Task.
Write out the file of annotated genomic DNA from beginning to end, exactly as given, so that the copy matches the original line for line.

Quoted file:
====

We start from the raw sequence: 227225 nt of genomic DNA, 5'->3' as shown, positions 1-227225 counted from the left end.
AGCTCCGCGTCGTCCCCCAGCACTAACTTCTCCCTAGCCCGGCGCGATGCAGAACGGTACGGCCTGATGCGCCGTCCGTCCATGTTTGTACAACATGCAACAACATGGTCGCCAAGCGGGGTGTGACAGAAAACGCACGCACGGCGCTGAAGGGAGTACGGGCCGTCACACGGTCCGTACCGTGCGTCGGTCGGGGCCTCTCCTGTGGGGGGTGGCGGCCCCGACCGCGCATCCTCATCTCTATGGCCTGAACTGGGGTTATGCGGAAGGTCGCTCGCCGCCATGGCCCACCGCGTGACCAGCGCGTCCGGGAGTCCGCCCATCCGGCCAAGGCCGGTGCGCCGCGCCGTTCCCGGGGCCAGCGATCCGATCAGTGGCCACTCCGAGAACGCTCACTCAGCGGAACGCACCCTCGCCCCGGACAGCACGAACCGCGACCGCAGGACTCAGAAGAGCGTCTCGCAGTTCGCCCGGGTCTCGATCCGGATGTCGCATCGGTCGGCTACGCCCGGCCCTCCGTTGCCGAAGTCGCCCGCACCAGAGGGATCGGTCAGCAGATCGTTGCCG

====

We start from the raw sequence: 227225 nt of genomic DNA, 5'->3' as shown, positions 1-227225 counted from the left end.
AGCTCCGCGTCGTCCCCCAGCACTAACTTCTCCCTAGCCCGGCGCGATGCAGAACGGTACGGCCTGATGCGCCGTCCGTCCATGTTTGTACAACATGCAACAACATGGTCGCCAAGCGGGGTGTGACAGAAAACGCACGCACGGCGCTGAAGGGAGTACGGGCCGTCACACGGTCCGTACCGTGCGTCGGTCGGGGCCTCTCCTGTGGGGGGTGGCGGCCCCGACCGCGCATCCTCATCTCTATGGCCTGAACTGGGGTTATGCGGAAGGTCGCTCGCCGCCATGGCCCACCGCGTGACCAGCGCGTCCGGGAGTCCGCCCATCCGGCCAAGGCCGGTGCGCCGCGCCGTTCCCGGGGCCAGCGATCCGATCAGTGGCCACTCCGAGAACGCTCACTCAGCGGAACGCACCCTCGCCCCGGACAGCACGAACCGCGACCGCAGGACTCAGAAGAGCGTCTCGCAGTTCGCCCGGGTCTCGATCCGGATGTCGCATCGGTCGGCTACGCCCGGCCCTCCGTTGCCGAAGTCGCCCGCACCAGAGGGATCGGTCAGCAGATCGTTGCCG